Daily Archives: January 6, 2014

Disabled Air Force veteran and family ring in the new year in donated house built for them

Just six months ago, 35-year-old Air Force veteran Robert Wright returned to the Charleston area with his wife and four children to face an uncertain future.

A large cyst on Wright’s brain had resulted in his medical retirement from the service he joined in 1997, serving multiple deployments overseas. With a stent in his brain and unable to work, Wright would be staying at home with wife Bethany, 33, who home-schools their four children, two of whom have medical issues as well.

They never expected that home would be a new 5-bedroom house, fully furnished and mortgage-free, in the emerging McKewn subdivision in North Charleston.

Read it all from the local paper.

Posted in * Culture-Watch, * Economics, Politics, * South Carolina, Children, Defense, National Security, Military, Economy, Housing/Real Estate Market, Marriage & Family

(Telegraph) Nick Squires–The Rise of the exorcists in the Roman Catholic Church

Dioceses across Italy, as well as in countries such as Spain, are increasing the number of priests schooled in administering the rite of exorcism, fabled to rid people of possession by the Devil.

The rise in demonic cases is a result of more people dabbling in practices such as black magic, paganism, Satanic rites and Ouija boards, often exploring the dark arts with the help of information readily found on the internet, the Church said.

The increase in the number of priests being trained to tackle the phenomenon is also an effort by the Church to sideline unauthorised, self-proclaimed exorcists, and its tacit recognition that belief in Satan, once regarded by Catholic progressives as an embarrassment, is still very much alive.

Read it all.

Posted in * Christian Life / Church Life, * Culture-Watch, * International News & Commentary, * Religion News & Commentary, Europe, Italy, Other Churches, Parish Ministry, Religion & Culture, Roman Catholic, Spain, Theology

([London] Times) Clergy suffer hundreds of attacks in their churches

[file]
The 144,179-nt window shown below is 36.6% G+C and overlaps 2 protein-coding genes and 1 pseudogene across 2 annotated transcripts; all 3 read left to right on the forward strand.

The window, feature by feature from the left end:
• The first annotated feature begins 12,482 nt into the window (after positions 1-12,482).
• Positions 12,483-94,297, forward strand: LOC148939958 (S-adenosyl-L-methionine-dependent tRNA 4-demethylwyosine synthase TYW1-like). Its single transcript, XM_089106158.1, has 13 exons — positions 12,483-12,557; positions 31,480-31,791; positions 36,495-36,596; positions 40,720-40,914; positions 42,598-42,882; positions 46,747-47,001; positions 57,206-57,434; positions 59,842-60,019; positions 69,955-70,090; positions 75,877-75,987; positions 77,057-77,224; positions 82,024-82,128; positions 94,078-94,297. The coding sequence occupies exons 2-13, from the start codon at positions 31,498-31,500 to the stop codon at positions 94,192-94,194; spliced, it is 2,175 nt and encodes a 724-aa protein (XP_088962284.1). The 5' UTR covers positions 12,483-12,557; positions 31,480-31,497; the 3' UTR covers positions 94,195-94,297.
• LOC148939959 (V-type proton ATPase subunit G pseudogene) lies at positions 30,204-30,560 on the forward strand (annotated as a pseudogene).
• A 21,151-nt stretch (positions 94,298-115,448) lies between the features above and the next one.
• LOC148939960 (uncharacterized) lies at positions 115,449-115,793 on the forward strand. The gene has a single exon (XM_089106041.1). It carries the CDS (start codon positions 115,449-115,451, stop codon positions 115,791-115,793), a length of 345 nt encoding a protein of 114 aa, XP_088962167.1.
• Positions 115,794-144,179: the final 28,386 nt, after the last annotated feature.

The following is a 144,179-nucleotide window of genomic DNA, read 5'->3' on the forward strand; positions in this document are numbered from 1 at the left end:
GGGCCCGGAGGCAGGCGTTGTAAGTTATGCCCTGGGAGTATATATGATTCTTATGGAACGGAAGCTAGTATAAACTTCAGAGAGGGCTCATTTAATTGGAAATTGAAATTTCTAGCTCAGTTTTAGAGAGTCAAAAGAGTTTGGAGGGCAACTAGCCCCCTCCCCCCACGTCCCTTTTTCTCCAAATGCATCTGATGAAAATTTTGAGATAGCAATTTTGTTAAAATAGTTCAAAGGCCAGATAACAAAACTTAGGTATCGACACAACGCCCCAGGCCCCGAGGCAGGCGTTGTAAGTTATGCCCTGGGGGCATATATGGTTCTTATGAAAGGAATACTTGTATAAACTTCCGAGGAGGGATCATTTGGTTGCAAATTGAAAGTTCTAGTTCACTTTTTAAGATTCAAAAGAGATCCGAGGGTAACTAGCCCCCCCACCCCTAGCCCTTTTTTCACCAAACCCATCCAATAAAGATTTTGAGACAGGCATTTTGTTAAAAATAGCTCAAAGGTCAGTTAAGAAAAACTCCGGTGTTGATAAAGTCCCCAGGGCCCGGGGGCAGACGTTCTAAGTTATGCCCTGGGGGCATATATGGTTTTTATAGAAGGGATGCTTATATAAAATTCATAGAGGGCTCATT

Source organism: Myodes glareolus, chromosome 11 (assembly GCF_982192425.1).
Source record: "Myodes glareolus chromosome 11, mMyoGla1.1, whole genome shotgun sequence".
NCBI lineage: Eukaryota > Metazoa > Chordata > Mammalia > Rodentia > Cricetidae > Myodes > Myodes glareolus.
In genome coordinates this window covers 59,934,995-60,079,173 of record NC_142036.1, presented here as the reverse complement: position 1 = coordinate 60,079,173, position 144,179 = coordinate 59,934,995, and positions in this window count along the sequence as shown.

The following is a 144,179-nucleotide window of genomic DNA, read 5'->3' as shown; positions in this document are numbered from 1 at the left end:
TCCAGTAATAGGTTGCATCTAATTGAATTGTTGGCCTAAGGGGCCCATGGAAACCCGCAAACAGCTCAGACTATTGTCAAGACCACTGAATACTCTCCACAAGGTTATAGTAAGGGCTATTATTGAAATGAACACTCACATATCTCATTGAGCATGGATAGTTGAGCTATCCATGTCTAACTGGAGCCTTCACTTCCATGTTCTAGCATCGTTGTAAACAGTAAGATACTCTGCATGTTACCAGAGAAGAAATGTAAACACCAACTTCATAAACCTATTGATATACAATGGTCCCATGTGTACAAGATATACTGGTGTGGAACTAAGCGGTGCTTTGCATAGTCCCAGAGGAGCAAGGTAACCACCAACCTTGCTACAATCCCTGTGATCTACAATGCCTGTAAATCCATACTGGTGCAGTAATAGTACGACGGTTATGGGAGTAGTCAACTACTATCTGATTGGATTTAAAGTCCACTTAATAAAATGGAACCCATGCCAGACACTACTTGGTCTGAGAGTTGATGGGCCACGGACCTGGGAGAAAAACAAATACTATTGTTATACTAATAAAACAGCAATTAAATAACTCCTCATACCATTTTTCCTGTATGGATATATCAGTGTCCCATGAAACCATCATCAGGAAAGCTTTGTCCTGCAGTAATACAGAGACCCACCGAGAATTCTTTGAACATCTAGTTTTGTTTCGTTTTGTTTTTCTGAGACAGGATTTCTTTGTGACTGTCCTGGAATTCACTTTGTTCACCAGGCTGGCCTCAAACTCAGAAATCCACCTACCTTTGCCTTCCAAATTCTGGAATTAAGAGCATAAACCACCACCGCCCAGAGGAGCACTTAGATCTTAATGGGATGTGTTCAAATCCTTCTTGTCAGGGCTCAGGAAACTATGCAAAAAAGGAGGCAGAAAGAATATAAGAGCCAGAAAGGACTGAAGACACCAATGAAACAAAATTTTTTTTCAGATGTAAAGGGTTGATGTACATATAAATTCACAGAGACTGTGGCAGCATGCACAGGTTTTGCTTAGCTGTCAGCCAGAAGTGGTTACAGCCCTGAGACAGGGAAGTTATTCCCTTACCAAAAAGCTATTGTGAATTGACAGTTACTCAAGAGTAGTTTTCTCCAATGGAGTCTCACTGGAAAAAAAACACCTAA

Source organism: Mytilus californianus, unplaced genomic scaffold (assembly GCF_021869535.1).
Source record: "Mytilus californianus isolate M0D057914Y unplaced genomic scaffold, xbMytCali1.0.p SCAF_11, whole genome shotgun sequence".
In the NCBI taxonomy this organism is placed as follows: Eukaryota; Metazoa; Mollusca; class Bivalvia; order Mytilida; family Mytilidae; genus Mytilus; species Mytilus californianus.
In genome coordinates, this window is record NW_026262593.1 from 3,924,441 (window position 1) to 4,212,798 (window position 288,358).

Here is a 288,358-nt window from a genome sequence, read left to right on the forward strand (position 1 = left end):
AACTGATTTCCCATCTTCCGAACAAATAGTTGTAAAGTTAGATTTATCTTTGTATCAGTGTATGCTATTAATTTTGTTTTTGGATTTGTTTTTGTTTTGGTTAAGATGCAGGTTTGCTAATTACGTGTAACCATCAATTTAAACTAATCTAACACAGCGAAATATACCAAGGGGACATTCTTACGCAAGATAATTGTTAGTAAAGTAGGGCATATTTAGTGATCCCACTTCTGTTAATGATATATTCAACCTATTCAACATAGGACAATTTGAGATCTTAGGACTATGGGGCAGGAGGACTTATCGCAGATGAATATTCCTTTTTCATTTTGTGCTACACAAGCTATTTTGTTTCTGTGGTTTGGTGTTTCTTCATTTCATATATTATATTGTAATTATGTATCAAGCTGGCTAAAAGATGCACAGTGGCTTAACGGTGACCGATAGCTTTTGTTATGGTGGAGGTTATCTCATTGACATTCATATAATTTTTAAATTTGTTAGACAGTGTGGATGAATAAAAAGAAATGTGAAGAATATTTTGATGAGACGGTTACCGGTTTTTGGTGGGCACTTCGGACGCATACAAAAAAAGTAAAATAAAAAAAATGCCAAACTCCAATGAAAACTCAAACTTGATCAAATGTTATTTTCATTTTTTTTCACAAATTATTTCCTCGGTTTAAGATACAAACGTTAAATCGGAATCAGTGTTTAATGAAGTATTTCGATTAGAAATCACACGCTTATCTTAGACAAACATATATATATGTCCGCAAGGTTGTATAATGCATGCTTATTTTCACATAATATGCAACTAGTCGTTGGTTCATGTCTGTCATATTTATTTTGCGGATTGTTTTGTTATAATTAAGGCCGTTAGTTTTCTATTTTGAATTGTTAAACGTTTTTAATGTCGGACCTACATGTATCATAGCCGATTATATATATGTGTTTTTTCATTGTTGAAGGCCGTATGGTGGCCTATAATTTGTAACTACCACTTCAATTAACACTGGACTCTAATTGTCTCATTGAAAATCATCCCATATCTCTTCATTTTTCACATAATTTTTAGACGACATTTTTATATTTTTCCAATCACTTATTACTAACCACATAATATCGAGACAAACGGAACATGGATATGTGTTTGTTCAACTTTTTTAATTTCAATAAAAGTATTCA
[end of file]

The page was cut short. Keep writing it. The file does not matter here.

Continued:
Priests and vicars have been subjected to hundreds of attacks over the past five years as they face assaults in their own churches and harassment from stalkers, research has shown.

Records obtained under the Freedom of Information Act reveal that in the past five years more than 200 incidents of violence against religious leaders have been recorded by 25 police forces across the UK. Low-level assault was the most common form of violence reported, but a number of clergy have been beaten, stalked by violent individuals or bitten by dogs and even humans.

Read it all (subscription required).

Posted in * Anglican - Episcopal, * Christian Life / Church Life, * Culture-Watch, * International News & Commentary, Anglican Provinces, Church of England (CoE), England / UK, Ministry of the Ordained, Parish Ministry, Religion & Culture, Violence

(NYT) Sudan’s Lost Boys Are Drawn Into War at Home

The return of South Sudan’s Lost Boys for the birth of this new nation was perhaps the perfect symbol of its hope for a new beginning. Many are American citizens who came back to vote in the 2011 referendum that split off this country from Sudan, with which it fought for decades. Others returned to try to provide the next generation of South Sudanese children with a better country than the one they were born into.

Now, many of these Lost Boys, who had already escaped the violence in their homeland but found themselves inexorably drawn back, are trying to survive the crisis that is threatening to tear their new country apart. Lost, found and lost again, Mr. Atem says that many of his comrades are now trapped in a dangerous and shaky South Sudan.

Some have not made it out alive.

Read it all.

Posted in * Culture-Watch, * Economics, Politics, * International News & Commentary, --South Sudan, Africa, Children, Foreign Relations, History, Politics in General, Sudan

Still More Food for Thought for Epiphany–Susan Howatch on her Disturbing Conversion

‘God seized me by the scruff of the neck, slammed me against the nearest wall and shook me until my teeth rattled. I thought: ‘Okay, what does God actually require of me?’ ‘

–From an article in the Independent in 1993 (worth rereading in its entirety); also quoted by yours truly in yesterday’s sermon.

Posted in * Anglican - Episcopal, * Christian Life / Church Life, * Culture-Watch, * International News & Commentary, Anglican Provinces, Anthropology, Books, Christology, Church History, Church of England (CoE), England / UK, Religion & Culture, Soteriology, Theology